"There is no doubt that this strategy has become more popular, and the stocks have become more expensive, and that's not the ideal way to deliver performance." Future returns, inevitably, will be lower, but he argues there is no reason to change course.

There is a hierarchy of ways to achieve performance in the kind of portfolio he holds, he says. "The absolute best way" is for companies to grow sales. Second-best, if they can't grow volume, is to have the pricing power to keep revenues growing even if sales are flat. Third-best is being able to cut costs.

And at the bottom, is to use surplus cash flow to buy back stock and pay dividends. "If the world is going to be stagnant, it's better to have companies who can do all that, including the last, than those who can't."

The other point, he notes, is that the very best companies, the kind of ironclads that continue to churn out cash flows for years, can often be worth paying more for than you would expect.

Before they started the fund, Smith and his colleagues conducted a study of stock market heavyweights over the past 30-year period to see what multiples investors could have been justified in paying back in 1979.

Some of the figures were startling: you could have paid 34 times earnings for Colgate and 38 times for Coca-Cola back then, and still beaten the S&P 500 over the next 30 years, even though the index was on a multiple of just ten at the time. For Wal-Mart the figure was 277 times earnings!

"The reason", says Smith, "is that the average growth rate for those companies, excluding Wal-Mart, was about 16% per annum over the next 30 years, whereas for the market it was 11%. That differential of 5% causes an amazing difference when compounded over 30 years." Investors who "have an attack of the vapours" when the price/earnings ratios of their stocks get to 20 should take note.

As Buffett said when he paid up for Coca-Cola in the 1980s, valuations of genuine long-term growth stocks might leave his mentor Ben Graham, the father of deep-value investing, spinning in his grave, but they can confound the sceptics if you can pick the ones that can deliver that kind of sustained performance. The only pity, we agree, is that there aren't more of them around.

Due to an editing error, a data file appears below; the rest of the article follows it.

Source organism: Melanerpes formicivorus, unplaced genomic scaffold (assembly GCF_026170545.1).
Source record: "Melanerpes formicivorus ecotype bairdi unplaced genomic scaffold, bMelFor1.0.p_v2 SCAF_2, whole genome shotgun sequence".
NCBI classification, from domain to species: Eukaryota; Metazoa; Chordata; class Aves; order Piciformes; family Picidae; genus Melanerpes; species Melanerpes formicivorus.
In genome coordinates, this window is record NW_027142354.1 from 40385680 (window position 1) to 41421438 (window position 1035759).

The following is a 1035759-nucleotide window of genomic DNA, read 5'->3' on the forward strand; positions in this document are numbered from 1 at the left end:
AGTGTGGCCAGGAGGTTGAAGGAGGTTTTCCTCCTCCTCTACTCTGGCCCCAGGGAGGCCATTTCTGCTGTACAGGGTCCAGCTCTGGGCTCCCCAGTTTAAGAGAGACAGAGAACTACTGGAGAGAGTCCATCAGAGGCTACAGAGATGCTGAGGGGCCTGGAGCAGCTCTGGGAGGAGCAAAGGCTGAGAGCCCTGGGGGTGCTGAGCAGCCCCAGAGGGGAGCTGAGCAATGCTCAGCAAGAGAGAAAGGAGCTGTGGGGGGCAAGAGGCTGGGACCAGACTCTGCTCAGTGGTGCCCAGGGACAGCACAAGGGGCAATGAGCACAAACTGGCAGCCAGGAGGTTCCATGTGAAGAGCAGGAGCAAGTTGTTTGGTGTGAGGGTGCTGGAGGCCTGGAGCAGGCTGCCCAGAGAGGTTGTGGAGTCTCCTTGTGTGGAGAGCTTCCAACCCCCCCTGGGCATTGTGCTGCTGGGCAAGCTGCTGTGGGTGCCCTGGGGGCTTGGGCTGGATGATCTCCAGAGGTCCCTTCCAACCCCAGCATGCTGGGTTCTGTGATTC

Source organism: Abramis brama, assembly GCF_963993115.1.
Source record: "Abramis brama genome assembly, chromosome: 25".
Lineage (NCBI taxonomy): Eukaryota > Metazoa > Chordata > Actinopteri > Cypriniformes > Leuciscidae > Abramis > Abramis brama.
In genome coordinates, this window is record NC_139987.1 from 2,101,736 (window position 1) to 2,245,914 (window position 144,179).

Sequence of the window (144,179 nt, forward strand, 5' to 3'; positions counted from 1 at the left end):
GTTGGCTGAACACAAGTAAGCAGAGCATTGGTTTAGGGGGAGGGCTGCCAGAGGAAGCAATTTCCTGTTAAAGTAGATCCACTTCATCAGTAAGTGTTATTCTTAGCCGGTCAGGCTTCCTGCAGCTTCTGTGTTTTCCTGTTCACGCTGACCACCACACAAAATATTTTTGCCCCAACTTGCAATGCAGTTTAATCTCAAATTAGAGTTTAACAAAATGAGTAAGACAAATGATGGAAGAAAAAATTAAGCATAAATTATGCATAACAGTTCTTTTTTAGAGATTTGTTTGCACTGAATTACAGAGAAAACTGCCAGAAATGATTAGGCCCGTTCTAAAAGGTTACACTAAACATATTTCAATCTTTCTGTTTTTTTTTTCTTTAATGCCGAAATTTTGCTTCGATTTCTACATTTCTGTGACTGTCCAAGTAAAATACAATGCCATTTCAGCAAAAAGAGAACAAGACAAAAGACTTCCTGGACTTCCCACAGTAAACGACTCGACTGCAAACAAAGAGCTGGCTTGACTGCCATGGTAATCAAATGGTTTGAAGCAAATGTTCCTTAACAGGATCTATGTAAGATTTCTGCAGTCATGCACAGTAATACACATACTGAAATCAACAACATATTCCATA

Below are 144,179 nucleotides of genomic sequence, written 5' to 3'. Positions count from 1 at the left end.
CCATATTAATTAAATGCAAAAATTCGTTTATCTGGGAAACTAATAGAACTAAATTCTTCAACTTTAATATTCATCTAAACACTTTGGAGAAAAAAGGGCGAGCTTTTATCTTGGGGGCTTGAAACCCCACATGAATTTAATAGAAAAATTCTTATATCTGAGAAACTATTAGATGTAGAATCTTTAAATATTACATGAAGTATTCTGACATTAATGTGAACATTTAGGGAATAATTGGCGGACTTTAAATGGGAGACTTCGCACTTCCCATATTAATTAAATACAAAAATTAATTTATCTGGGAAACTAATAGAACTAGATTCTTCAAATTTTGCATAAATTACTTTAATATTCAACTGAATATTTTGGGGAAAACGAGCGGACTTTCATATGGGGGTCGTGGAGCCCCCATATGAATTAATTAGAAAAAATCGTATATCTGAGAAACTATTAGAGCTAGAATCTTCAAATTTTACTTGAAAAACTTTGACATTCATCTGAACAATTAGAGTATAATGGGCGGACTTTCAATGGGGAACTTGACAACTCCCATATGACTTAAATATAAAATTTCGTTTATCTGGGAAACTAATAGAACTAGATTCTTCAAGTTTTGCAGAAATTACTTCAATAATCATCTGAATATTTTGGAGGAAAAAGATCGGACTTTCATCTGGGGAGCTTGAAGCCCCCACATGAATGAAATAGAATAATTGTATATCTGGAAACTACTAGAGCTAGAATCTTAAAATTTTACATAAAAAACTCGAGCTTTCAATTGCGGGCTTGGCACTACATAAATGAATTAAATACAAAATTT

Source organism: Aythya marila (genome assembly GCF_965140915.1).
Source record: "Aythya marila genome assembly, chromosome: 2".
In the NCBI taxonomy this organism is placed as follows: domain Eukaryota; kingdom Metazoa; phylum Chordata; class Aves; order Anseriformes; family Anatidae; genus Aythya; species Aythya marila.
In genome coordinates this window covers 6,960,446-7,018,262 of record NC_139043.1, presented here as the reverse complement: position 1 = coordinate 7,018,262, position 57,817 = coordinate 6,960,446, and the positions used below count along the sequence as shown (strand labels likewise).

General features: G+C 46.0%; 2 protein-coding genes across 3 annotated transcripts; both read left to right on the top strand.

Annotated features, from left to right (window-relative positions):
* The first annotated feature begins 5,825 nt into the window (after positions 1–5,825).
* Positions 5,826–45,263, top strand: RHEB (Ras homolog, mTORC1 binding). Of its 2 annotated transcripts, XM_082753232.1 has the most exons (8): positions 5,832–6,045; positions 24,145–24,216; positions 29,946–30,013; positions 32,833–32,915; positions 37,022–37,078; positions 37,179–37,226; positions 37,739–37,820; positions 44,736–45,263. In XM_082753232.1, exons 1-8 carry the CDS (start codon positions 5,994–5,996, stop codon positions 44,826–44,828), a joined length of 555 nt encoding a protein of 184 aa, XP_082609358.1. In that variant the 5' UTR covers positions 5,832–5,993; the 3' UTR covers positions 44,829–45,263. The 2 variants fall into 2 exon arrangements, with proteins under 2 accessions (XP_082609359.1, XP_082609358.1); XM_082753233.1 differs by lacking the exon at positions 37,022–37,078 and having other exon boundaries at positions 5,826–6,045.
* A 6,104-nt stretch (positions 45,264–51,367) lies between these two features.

An extended version of this interview is available at Jonathan's website,

Are Fundsmith's fees too high?

The Fundsmith Equity Fund charges 0.9% for those investing over £5m, and a flat 1% for anyone else. How does Smith react to criticism that, following the banning of trail commission, the management charge is now higher than that of many other active equity funds?

First, he says, he only invests in businesses with high returns on capital, and he needs to make a similar return as a reward for taking the risk in setting up Fundsmith. The business lost money in its first two years and has only recently moved into profit.

"The right time" to have a conversation about fees, therefore, is "not today, but maybe in two years' time", when the business is more entrenched. Secondly, what investors should focus on is not the annual fee but the all-in costs, including the add-ons that go into a fund's total expense ratio (Smith's come to around 0.13% a year), and also dealing costs.

His fund's dealing costs came to just four basis points (0.04%) last year, of which three were attributable to fund inflows investments. That compares with the 1.0%-1.25% dealing costs incurred by the average active fund. Add all those up and the Fundsmith Equity Fund has an all-in cost of around 1.2% a year, against 2.25% for the average open-ended fund.

"Even net of fees, we've outperformed the market by a compound 4% per annum since inception, which would suggest that net, you're OK in fact, you're a bit more than OK, given how valuable compounding of those returns can be."